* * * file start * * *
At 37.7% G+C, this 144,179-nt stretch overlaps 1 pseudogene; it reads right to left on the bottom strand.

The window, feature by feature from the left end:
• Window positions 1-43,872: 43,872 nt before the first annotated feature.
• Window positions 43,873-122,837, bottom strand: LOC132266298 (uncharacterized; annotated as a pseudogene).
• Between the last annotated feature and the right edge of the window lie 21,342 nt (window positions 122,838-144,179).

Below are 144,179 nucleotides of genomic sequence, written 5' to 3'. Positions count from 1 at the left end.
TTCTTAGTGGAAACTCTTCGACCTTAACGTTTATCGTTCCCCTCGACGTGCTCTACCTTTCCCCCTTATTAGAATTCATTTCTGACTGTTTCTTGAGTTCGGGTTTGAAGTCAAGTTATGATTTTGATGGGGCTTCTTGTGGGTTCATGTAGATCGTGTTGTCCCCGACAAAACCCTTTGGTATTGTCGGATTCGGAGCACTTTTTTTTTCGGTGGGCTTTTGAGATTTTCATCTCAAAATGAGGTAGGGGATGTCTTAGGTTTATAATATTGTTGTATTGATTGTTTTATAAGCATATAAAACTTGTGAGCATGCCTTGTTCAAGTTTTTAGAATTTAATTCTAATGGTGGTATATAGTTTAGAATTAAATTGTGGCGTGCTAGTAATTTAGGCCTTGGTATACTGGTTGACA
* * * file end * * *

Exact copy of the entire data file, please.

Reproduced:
At 37.7% G+C, this 144,179-nt stretch overlaps 1 pseudogene; it reads right to left on the bottom strand.

The window, feature by feature from the left end:
• Window positions 1-43,872: 43,872 nt before the first annotated feature.
• Window positions 43,873-122,837, bottom strand: LOC132266298 (uncharacterized; annotated as a pseudogene).
• Between the last annotated feature and the right edge of the window lie 21,342 nt (window positions 122,838-144,179).

Below are 144,179 nucleotides of genomic sequence, written 5' to 3'. Positions count from 1 at the left end.
TTCTTAGTGGAAACTCTTCGACCTTAACGTTTATCGTTCCCCTCGACGTGCTCTACCTTTCCCCCTTATTAGAATTCATTTCTGACTGTTTCTTGAGTTCGGGTTTGAAGTCAAGTTATGATTTTGATGGGGCTTCTTGTGGGTTCATGTAGATCGTGTTGTCCCCGACAAAACCCTTTGGTATTGTCGGATTCGGAGCACTTTTTTTTTCGGTGGGCTTTTGAGATTTTCATCTCAAAATGAGGTAGGGGATGTCTTAGGTTTATAATATTGTTGTATTGATTGTTTTATAAGCATATAAAACTTGTGAGCATGCCTTGTTCAAGTTTTTAGAATTTAATTCTAATGGTGGTATATAGTTTAGAATTAAATTGTGGCGTGCTAGTAATTTAGGCCTTGGTATACTGGTTGACA